> Sorry, Tom, but it is precisely that! Kirchhoff's Law
> rigorously inside the shack: whatever RF current comes in,
> some path out again. If it didn't have, it wouldn't come
The system is not a constant current source and a constant
impedance system that provides a fixed amount of current
that has to flow somewhere else.
The system is full of unintentional networks and
transmission lines that have standing waves or transform
impedances, the source is certainly not constant current. If
we have unwanted current someplace the same amount of
current does NOT have to flow someplace else if or when we
Take for example an Inverted L. I can have a path through
the radio into the house wiring that provides part of the
ground. Since that path has mismatched terminations, it has
standing waves. The current in the shack can be many times
more or less the current change at the base of the antenna
responsible for that unwanted current.
There are many common examples where that concept fails.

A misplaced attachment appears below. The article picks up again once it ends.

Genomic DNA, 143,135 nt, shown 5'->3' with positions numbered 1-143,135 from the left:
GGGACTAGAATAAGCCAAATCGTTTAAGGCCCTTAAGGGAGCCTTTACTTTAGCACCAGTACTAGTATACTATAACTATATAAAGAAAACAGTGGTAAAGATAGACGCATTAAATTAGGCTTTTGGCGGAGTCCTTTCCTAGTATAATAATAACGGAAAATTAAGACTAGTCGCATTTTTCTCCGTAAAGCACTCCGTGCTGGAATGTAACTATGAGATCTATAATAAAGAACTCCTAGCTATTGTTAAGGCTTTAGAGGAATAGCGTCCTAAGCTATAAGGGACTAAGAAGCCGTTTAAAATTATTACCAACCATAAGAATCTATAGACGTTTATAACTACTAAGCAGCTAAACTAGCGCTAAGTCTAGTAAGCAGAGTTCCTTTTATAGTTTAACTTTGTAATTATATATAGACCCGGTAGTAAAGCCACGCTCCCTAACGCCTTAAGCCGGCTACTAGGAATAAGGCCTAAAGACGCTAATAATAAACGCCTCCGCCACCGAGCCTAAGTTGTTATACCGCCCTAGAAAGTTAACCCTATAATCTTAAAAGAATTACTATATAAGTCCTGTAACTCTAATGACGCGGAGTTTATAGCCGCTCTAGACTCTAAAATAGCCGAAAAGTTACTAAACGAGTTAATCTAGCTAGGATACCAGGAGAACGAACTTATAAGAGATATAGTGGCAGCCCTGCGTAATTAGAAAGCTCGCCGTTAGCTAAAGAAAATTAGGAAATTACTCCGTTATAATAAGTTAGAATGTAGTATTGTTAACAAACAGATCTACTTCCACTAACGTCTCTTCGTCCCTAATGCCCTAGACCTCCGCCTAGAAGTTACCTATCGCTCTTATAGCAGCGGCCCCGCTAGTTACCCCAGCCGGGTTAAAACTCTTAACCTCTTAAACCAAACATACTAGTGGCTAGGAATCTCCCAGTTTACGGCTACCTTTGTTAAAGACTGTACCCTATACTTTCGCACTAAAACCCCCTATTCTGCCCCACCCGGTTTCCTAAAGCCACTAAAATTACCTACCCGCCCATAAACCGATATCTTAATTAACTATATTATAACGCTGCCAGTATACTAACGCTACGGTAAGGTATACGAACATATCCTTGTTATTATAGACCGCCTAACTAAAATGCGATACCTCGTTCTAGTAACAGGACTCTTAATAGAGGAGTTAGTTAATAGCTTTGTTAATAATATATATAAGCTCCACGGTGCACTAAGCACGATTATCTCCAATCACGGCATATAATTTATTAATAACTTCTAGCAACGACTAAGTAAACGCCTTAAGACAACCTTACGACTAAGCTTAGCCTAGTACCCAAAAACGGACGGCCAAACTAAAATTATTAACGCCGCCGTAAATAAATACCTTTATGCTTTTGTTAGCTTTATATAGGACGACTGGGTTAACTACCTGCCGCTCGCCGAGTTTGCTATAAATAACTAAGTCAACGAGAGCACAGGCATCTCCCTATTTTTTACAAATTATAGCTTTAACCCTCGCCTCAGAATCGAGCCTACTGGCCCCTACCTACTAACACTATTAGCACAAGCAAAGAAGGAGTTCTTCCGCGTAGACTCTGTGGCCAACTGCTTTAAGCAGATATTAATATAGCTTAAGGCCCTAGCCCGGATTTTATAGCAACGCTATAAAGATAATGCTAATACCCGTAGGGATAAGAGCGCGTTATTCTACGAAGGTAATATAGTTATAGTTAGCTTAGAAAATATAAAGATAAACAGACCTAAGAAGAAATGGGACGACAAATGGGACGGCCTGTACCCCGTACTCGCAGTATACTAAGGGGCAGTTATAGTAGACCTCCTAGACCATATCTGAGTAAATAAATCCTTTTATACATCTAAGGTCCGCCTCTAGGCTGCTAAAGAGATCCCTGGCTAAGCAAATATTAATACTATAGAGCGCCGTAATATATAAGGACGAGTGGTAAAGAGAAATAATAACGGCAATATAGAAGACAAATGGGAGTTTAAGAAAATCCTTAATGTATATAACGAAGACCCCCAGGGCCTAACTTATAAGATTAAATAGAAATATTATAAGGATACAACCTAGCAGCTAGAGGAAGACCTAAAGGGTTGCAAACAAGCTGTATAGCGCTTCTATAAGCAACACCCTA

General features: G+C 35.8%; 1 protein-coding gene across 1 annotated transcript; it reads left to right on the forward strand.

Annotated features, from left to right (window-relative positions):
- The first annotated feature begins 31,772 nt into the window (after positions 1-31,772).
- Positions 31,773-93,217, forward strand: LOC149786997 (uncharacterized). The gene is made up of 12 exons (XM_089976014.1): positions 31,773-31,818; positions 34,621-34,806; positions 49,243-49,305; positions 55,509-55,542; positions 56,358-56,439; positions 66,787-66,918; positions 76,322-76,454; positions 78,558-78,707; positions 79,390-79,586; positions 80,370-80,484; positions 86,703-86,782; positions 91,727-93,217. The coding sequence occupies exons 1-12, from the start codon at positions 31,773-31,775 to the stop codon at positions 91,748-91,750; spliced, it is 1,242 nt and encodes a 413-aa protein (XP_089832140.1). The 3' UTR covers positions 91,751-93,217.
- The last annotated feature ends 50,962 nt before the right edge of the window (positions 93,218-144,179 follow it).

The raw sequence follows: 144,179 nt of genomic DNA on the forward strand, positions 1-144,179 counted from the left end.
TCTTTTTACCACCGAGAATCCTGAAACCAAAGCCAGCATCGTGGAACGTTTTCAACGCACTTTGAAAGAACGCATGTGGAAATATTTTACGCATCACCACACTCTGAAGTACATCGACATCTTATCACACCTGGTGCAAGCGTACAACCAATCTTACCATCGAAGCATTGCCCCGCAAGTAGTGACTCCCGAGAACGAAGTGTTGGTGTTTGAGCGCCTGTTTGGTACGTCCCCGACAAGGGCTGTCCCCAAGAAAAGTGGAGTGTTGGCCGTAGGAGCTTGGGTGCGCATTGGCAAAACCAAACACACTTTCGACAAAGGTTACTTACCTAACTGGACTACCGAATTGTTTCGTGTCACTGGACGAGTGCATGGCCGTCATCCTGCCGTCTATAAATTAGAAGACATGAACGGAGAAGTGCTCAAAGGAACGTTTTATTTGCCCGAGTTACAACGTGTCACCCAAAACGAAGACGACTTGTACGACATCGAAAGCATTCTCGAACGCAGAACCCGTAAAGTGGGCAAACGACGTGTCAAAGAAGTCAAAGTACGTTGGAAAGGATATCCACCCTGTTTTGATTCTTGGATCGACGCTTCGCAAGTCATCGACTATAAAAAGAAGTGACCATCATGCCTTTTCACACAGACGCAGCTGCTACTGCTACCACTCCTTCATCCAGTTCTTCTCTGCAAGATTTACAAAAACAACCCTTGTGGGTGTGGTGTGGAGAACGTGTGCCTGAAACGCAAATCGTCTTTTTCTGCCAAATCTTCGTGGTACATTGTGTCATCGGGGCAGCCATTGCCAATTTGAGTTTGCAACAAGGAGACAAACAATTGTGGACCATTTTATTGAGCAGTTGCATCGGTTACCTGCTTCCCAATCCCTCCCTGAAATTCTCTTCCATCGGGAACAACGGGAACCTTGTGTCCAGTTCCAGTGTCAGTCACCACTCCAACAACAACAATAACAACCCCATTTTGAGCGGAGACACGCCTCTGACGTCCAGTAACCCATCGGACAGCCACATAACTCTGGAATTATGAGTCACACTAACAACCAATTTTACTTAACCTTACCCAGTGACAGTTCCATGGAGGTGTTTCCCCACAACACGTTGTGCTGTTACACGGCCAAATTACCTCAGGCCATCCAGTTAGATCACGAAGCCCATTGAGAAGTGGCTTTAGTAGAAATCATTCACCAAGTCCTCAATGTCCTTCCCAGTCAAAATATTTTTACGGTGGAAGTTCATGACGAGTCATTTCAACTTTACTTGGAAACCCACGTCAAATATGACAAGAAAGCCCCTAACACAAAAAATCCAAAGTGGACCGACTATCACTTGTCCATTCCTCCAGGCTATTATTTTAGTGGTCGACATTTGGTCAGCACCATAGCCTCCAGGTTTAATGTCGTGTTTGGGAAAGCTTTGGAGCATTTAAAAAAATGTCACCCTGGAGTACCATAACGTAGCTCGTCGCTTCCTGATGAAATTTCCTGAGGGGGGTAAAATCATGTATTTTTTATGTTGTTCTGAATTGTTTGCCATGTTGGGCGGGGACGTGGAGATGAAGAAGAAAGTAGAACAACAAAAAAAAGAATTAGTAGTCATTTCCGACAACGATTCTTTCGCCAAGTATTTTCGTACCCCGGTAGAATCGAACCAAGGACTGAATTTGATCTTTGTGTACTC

Base impedance of vertical antennas and efficiency is one
(people think base R somehow tells them system ground loss),
low pass filters are another (people think the shunted or
open current has to "go someplace"). 4 square feed systems
would quit working if that were true.
> (There are some exceptions, particularly on the higher
> wiring lengths inside the shack are a significant fraction
> wavelength; but they don't overturn the basic principle.
> the low bands, I've measured a good balance between
> outgoing currents.)
Other than a case of one or two small radios sitting on a
small desk, there is so much stray capacitance and so many
other things "hanging" off the equipment I can't even
imagine how isolating a power line common mode current
strong enough to cause RFI to neighbors is a good idea.
The real cure is to stop it at the entrance to the shack,
not the power line exit!!!
> In some situations (which may not apply to you personally,
Tom, but they
> do apply to some others) it may be necessary to choke both
> path *and* the exit path to get a complete solution.
Power mains chokes, especially those in the neutral or
safety ground path, should be an absolute last resort if
indeed they are ever used. It is much better to find and fix
the real problem(s).
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